with Savage obsessed over the IC Title.  Now I’ve long heard rumors that
Steamboat only lost his hard earned title because he asked for time off
to be with his kids and HTM was in the right place at the right time to
get the shot.  This allowed them to turn Savage face with the same
agenda, try to get HIS IC Title back. 

Here’s the question: What is Steamboat doesn’t take time off?  What
if he decides to run with the title rather than go be with his family? 
Does Savage stay heel and feud with him all year?  Steamboat’s title
loss and departure in 1987 paved the way for two years of angle making
with the rise of face Savage, the rise of HTM as IC Champ, which ends up
creating the Mega Powers.  So what is Steamboat stayed around?   Thanks
in advance.”
Yeah, that was basically it. Steamboat truly was the anti-Flair in terms of gimmick & personal life. He wanted time off, the brass was pissed because they wanted to build him as a long-term IC champion. Which I assume they didn’t change the plans at all when Honky was inserted. Anyway, so Steamboat went away, came back, and management was still pissed, thus no real push to speak of.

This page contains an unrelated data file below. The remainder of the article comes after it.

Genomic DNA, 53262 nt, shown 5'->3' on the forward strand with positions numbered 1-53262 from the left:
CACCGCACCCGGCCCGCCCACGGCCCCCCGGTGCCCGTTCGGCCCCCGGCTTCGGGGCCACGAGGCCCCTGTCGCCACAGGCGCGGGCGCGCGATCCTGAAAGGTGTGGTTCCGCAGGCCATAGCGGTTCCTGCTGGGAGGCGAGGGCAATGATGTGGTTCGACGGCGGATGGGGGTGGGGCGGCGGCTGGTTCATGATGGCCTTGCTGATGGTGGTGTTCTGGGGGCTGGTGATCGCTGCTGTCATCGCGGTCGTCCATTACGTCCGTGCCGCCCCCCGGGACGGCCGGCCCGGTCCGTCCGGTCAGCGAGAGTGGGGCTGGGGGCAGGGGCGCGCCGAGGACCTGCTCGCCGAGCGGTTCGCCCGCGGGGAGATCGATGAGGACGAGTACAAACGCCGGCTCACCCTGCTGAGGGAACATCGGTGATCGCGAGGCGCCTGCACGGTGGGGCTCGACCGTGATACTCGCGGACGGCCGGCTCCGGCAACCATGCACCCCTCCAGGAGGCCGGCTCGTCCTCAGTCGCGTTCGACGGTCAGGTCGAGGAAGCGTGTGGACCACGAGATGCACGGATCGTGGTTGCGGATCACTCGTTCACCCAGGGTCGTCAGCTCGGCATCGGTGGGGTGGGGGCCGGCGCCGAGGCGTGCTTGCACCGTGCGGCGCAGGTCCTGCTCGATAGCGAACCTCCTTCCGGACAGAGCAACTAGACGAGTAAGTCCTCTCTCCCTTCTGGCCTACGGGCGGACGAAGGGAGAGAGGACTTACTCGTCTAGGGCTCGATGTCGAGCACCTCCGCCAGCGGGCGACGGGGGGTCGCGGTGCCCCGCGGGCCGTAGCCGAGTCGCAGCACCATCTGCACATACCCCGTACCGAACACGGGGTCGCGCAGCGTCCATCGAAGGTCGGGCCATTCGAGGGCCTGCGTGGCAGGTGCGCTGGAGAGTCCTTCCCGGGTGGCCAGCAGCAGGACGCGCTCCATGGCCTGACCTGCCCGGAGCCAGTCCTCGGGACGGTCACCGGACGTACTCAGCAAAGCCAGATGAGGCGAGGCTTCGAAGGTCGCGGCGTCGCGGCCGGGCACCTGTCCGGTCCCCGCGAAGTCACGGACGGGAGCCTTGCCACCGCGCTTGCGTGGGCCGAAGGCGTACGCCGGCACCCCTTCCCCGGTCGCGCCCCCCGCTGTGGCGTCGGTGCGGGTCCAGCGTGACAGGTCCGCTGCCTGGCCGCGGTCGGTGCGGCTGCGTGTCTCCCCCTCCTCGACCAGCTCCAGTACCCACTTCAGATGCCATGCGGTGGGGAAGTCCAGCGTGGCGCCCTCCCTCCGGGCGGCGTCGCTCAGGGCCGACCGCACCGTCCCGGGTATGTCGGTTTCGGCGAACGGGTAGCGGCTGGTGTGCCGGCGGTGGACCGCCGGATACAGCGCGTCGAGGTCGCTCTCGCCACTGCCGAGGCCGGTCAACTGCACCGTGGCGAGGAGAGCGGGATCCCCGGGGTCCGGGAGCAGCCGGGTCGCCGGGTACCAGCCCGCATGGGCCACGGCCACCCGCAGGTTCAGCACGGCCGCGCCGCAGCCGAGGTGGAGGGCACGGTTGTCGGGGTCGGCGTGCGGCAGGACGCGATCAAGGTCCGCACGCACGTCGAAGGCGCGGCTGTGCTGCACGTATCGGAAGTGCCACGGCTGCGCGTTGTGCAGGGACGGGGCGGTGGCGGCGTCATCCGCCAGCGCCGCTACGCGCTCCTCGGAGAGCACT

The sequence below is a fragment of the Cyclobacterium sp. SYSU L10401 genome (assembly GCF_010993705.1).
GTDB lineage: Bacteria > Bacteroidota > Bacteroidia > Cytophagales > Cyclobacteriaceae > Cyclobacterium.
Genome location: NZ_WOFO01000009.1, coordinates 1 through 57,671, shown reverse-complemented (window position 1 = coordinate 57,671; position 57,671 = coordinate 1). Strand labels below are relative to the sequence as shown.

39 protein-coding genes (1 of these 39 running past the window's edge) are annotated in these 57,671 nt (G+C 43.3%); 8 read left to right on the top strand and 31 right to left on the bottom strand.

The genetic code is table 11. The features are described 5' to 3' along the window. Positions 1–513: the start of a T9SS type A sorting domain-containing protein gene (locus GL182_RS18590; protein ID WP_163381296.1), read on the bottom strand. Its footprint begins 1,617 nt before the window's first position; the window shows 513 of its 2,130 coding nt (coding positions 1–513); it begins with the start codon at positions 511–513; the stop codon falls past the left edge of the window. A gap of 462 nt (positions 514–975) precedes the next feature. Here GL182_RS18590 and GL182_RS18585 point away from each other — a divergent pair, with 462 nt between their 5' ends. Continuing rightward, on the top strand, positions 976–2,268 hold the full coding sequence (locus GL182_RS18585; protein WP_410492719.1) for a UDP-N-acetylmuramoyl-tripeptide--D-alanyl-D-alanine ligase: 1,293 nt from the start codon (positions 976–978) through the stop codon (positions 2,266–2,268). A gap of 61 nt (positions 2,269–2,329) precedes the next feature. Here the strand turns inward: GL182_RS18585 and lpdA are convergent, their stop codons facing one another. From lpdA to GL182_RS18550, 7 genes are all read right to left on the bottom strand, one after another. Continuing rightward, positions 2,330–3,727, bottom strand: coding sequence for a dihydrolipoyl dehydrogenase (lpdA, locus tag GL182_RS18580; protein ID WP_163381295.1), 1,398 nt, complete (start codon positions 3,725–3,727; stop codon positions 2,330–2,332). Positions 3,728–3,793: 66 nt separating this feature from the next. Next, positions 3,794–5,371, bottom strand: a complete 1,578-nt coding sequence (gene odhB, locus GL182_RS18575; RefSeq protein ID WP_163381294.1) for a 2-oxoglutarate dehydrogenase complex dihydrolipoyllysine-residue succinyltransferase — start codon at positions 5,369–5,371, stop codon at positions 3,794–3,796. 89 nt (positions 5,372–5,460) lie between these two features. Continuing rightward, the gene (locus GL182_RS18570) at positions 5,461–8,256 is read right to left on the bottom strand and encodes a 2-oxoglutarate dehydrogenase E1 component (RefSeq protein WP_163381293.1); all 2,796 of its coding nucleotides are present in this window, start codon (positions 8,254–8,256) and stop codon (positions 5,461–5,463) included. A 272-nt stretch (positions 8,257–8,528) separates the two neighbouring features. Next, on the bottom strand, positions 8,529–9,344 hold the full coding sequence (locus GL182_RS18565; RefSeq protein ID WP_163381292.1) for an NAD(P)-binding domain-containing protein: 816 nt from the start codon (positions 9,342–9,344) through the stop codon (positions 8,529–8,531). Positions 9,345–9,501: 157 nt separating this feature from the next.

If Steamboat never left, I see him as one of the pillars of the WWE, and a future World Champion. The guy was loved by everyone, had a great look, could back it up in the ring, and didn’t mind doing hokey shit like training for a match by fighting ninjas. The same ninjas I assume attacked Mike “Major Guns” Quinn during his posing routine at the 1992 WBF Championship. 
But then again, aside from a rematch with Savage, things may have stayed the same. Hogan would have definitely seen Steamboat as a threat, and perhaps done what he could to hold him back. Steamboat is such a nice guy he probably would have paid it no mind, and continued having fantastic matches in the mid-card.

How say you guys?

Any others that just want to see their question in the bright lights of the BoD, and don’t mind if Scott may not answer, send’em on in to [email protected]